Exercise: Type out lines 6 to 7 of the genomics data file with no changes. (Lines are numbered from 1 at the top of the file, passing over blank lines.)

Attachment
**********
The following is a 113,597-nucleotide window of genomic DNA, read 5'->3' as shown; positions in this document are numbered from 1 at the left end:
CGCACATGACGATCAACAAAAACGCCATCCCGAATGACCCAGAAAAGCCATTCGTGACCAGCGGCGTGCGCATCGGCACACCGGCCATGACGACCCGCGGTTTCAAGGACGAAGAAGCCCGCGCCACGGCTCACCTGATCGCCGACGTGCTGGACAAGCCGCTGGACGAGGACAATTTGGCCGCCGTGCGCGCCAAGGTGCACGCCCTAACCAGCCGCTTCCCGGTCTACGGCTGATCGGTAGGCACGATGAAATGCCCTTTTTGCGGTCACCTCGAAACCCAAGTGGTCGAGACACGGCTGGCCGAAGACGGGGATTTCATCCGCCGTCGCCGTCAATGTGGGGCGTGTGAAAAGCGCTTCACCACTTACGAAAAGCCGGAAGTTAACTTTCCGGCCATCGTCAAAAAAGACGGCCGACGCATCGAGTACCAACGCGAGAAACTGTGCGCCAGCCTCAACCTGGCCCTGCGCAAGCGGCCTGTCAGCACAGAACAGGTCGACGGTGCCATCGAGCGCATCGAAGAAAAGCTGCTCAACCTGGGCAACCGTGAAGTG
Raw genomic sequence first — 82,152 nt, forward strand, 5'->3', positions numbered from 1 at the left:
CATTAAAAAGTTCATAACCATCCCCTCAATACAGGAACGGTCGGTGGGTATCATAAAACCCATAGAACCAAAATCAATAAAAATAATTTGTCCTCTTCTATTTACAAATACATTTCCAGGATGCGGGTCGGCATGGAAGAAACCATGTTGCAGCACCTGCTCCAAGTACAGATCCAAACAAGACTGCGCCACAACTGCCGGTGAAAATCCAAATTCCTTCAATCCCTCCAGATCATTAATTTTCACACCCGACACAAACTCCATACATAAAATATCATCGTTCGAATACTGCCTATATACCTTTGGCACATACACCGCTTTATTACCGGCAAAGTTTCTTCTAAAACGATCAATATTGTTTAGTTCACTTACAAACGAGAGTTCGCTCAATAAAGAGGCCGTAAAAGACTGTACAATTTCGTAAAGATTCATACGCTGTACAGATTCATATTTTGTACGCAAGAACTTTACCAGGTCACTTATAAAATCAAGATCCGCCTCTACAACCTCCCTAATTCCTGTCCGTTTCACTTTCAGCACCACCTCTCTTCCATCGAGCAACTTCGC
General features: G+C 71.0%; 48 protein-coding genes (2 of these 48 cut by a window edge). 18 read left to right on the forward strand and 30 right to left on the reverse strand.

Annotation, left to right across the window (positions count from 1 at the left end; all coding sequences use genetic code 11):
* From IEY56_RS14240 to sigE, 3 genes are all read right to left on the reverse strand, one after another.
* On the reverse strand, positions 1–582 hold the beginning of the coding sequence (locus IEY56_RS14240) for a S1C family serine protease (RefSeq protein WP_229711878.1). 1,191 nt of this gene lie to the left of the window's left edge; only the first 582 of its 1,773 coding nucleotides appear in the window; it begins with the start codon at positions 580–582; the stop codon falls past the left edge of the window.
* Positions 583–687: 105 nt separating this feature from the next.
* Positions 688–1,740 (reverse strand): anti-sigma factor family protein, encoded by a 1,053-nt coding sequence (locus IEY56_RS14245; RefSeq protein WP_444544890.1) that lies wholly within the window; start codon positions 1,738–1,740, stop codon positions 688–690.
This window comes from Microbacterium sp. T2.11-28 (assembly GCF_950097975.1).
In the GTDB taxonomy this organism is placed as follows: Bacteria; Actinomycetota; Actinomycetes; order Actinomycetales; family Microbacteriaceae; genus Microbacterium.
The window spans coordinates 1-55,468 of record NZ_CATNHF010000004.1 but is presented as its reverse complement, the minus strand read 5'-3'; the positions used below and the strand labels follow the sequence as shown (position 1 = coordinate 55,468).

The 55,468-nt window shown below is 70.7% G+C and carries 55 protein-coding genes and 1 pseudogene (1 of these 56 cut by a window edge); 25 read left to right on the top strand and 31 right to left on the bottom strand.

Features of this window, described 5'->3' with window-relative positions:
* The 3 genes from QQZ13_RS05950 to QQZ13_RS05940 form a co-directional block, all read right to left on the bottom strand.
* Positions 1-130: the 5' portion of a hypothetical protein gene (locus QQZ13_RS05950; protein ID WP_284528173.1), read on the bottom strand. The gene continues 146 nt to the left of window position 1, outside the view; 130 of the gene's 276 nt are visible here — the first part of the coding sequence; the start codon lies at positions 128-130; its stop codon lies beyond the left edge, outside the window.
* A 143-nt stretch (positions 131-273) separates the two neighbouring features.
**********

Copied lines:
Annotation, left to right across the window (positions count from 1 at the left end; all coding sequences use genetic code 11):
* From IEY56_RS14240 to sigE, 3 genes are all read right to left on the reverse strand, one after another.